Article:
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Review: 'I Was A Rat!'

Edited by GreenReaper
Your rating: None Average: 4 (5 votes)

I Was A RatCurrently touring the United Kingdom is I Was A Rat!, a stage play based on the book by British author Philip Pullman.

Pullman's 1999 book opens with elderly couple Bob and Joan answering a knock at their door, and finding a boy in a tattered page's uniform. When asked who he is, the boy can only tell them, "I was a rat". Having no children of their own, Bob and Joan take the boy in and name him Roger. They soon find he has distinctly ratty behaviour - he cannot eat with a spoon and, on his first night, chews his bed linen to shreds.

Bob and Joan attempt to find Roger's parents, but find the authorities disinterested and unhelpful. After Roger runs away during an examination by the Philosopher Royal, he gets exploited as a sideshow freak, used as an assistant to house-breaking, and eventually takes refuge in the sewers. With the local newspaper The Scourge feeding the hysteria, he is eventually caught and, as "the monster of the sewers", put on trial for his life.

I recently attended a performance at the Liverpool Playhouse. The stage play follows the book fairly faithfully; it was extremely well done, and I had so much fun watching it that I returned to catch it a second time before the production moved on to their next venue.

Bob and Joan are played by Tyrone Huggins and Lorna Gayle, who convincingly portray a couple long-married but still just as fond of each other as the day they wed. Roger is wonderfully played by Fox Jackson-Keen, best known for his previous performances as Billy in Billy Elliot the Musical. (For those that are wondering, his vulpine name comes from having a father who is a big fan of The X-Files.) Trained in gymnastics and dance, Jackson-Keen's skills are put to good use in I Was A Rat!, as Roger dodges and somersaults with rodentlike agility.

The three main characters are surrounded by a talented ensemble of five actors (Christopher Dingli, Dodger Phillips, Jack Jones, Joey Hickman, and TJ Holmes) playing a multitude of minor roles (policemen, various officials and politicians, newspaper reporters, school students, etc). This requires continuous wardrobe changes over the course of the story, showing off the production's eye-catching and imaginative costume designs. The costumes are at their most colourful and spectacular when Roger is exhibited at Tapscrew's circus, and the cast portray a bizarre assortment of grotesque sideshow attractions.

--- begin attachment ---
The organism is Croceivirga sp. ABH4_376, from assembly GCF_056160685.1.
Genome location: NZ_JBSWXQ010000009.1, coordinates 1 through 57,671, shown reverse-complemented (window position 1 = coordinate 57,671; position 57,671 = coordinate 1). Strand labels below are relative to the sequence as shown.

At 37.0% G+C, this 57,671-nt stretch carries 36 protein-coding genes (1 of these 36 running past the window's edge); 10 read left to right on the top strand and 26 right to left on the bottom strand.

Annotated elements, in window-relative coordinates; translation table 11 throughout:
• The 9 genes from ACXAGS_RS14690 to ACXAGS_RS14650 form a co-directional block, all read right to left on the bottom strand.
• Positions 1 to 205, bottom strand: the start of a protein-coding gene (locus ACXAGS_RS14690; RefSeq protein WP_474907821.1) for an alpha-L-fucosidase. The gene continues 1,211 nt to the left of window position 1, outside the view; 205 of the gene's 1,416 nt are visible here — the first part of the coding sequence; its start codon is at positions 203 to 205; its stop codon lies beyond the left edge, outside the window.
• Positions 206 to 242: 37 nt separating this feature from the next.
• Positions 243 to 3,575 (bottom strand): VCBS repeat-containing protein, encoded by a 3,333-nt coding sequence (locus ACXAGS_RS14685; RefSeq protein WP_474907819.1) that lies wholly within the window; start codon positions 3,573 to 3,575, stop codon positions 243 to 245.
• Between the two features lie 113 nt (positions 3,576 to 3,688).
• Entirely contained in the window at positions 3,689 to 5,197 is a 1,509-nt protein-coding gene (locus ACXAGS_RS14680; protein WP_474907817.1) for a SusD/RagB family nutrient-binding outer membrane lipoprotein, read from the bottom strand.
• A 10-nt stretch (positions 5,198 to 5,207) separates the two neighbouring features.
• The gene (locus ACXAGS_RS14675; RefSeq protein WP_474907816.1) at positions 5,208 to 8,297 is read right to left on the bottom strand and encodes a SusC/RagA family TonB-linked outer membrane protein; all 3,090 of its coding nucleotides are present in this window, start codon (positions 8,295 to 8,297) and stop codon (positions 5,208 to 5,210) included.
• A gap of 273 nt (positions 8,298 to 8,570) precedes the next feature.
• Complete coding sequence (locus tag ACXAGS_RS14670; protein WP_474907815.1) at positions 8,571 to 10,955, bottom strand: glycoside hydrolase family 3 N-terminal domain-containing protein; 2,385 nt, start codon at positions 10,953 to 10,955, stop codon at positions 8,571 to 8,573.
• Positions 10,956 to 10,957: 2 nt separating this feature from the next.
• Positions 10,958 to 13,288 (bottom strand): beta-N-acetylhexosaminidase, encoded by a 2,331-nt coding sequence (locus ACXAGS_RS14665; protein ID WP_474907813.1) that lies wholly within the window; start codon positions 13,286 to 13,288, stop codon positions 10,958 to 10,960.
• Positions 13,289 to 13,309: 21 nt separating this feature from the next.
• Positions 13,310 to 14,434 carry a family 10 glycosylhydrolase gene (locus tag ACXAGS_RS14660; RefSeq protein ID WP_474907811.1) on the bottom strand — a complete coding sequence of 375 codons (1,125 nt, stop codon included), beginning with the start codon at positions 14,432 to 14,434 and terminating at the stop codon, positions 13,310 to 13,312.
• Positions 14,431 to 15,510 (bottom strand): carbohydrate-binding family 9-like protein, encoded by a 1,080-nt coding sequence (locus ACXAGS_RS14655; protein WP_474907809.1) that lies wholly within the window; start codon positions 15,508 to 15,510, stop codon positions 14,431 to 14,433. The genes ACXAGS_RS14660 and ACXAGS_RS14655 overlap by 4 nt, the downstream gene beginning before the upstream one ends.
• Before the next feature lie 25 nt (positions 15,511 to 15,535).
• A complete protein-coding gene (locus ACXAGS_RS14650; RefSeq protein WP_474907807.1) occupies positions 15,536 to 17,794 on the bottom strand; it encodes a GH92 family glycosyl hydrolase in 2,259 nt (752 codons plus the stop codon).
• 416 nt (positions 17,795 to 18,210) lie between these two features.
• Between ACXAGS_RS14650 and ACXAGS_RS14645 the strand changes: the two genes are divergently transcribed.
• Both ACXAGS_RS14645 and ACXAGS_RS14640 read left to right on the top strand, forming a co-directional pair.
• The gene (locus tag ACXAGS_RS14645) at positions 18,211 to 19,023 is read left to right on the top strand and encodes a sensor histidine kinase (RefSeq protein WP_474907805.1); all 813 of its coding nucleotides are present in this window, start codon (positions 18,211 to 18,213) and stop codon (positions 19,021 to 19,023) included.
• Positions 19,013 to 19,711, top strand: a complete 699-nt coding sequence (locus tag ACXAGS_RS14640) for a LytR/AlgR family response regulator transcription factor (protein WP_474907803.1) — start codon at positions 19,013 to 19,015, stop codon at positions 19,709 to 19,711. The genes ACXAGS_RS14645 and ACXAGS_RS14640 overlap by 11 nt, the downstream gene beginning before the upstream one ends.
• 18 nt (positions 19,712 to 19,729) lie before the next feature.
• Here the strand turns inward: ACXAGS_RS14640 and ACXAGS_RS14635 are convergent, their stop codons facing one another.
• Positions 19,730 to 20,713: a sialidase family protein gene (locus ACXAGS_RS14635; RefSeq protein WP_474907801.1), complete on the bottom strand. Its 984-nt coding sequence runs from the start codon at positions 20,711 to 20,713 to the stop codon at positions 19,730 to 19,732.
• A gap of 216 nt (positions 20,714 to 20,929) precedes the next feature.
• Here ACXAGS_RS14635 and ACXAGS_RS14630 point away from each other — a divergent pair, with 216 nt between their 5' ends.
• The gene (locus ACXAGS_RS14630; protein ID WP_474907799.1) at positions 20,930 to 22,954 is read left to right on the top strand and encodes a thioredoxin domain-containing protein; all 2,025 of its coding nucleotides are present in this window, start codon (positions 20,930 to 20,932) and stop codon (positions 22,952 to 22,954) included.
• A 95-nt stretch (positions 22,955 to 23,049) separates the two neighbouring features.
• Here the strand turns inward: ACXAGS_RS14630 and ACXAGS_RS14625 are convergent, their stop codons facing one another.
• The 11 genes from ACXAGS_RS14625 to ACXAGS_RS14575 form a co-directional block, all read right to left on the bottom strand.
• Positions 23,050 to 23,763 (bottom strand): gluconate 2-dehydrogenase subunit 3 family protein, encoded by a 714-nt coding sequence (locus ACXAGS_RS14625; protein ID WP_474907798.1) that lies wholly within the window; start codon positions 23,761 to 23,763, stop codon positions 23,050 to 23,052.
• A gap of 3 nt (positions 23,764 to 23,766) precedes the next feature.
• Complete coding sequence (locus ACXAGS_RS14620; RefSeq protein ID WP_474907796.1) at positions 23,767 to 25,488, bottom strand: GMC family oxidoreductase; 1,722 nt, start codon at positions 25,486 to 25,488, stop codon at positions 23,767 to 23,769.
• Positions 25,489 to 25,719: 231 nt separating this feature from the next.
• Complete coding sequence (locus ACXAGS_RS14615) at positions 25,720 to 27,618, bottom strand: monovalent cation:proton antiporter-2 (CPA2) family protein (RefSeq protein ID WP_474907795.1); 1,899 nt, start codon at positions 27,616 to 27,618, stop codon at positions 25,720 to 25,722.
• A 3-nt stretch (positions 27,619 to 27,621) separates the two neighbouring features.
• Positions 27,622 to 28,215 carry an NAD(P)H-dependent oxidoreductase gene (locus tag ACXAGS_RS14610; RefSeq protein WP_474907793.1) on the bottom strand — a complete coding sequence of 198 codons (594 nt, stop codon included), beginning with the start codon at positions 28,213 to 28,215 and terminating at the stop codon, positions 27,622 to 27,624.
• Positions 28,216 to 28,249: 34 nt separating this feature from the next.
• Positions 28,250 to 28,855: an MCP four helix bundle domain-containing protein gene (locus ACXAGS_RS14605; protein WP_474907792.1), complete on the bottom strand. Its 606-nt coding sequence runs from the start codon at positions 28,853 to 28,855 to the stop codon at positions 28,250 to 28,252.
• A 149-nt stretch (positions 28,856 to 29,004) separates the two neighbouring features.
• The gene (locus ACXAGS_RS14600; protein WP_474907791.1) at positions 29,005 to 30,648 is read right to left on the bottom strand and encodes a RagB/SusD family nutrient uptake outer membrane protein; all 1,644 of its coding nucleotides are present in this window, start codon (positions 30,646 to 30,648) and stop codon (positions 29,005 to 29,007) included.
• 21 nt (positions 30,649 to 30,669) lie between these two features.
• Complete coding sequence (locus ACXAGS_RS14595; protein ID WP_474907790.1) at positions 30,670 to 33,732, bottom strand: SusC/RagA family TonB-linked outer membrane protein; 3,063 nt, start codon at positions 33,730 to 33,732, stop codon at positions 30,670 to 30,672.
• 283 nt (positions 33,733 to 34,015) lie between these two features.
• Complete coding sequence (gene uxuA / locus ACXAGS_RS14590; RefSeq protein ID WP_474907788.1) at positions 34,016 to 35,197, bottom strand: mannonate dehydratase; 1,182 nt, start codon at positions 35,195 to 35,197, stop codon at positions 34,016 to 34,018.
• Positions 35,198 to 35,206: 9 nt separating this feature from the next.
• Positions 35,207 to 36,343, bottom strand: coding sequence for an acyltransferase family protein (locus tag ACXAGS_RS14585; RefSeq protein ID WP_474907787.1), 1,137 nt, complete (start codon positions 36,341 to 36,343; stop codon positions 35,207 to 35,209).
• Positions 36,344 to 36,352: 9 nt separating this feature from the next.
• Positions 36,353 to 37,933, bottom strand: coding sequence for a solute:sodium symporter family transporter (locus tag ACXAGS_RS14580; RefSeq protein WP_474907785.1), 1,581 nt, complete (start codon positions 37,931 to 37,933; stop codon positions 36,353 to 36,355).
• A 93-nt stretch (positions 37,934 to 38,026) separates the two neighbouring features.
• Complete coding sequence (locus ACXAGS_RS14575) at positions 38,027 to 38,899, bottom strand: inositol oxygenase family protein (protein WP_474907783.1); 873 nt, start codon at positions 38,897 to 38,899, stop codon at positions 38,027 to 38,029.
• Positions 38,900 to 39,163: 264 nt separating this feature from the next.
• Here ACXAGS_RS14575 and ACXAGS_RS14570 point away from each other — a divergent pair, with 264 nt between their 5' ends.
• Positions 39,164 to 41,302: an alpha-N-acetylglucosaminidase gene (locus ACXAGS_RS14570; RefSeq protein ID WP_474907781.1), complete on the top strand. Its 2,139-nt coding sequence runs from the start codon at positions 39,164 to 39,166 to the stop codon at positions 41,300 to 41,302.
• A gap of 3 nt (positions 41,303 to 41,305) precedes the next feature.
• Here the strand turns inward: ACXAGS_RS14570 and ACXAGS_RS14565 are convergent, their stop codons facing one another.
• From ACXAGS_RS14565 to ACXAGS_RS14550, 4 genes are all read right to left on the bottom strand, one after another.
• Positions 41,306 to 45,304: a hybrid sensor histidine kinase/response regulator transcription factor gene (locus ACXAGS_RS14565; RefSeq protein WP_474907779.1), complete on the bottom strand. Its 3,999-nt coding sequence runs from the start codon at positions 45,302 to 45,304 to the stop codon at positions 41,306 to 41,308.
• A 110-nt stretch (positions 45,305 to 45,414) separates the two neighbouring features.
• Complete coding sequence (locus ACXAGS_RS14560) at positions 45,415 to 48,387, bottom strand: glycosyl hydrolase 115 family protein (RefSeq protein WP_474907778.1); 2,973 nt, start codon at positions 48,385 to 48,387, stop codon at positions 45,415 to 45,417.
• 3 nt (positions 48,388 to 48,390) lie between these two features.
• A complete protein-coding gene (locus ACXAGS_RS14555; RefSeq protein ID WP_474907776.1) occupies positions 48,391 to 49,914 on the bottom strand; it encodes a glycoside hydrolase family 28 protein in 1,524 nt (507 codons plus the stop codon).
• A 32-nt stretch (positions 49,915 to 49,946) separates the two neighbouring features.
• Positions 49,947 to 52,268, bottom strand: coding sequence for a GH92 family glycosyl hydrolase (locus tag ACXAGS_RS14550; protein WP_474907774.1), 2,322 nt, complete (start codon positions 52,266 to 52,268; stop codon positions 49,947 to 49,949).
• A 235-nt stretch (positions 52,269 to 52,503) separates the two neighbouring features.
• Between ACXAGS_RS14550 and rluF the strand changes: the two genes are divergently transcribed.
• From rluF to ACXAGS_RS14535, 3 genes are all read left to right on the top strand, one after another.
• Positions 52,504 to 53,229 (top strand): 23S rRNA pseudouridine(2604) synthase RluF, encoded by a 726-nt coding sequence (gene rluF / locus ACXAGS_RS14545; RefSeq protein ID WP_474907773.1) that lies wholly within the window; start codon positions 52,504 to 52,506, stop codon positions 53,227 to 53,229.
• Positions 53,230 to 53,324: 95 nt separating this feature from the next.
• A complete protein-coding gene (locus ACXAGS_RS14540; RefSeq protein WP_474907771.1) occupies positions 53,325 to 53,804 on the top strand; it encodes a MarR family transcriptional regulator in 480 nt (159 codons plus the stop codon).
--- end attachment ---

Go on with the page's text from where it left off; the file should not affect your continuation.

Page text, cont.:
The stage is largely bare. There is no scenery, but the various locations are indicated through creative lighting and sound effects. There are some minimal props, but in many cases objects are just left to the imagination. (Marcel Marceau would have approved of the elaborately-mimed approach to a house by the gang of burglars.)

Furries will definitely enjoy this tale of a rat become human, especially those moments where we see three members of Roger's (untransformed) rat family. The rats' costumes are very simple - rat noses and overalls with rats' tails hanging out the bottom - but they are surprisingly effective in the dim lighting used whenever the rats are present. Twin lamps on the sides of their heads do a good job of suggesting eyes glowing in the darkness. The rats are present in one of the play's most touching scenes, as Roger (emotionally played by Jackson-Keen) cowers in the sewer begging to die. Roger's rat brothers creep near and gently nudge him to his feet, while his mother tells him that she misses him but he has to go and live his new life as a boy.

Oh, and one actor appears on all fours as a police dog, wearing a uniform and marching in time with his human handlers.

All in all, I Was A Rat! is a lot of fun for both adults and children alike. As of the time of writing, it is playing at the Nottingham Playhouse, and will be touring various cities in England until the beginning of June. More information can be found on the tour's official website, or Twitter.


Your rating: None Average: 5 (3 votes)

Seems interesting. I've read the book (of course).

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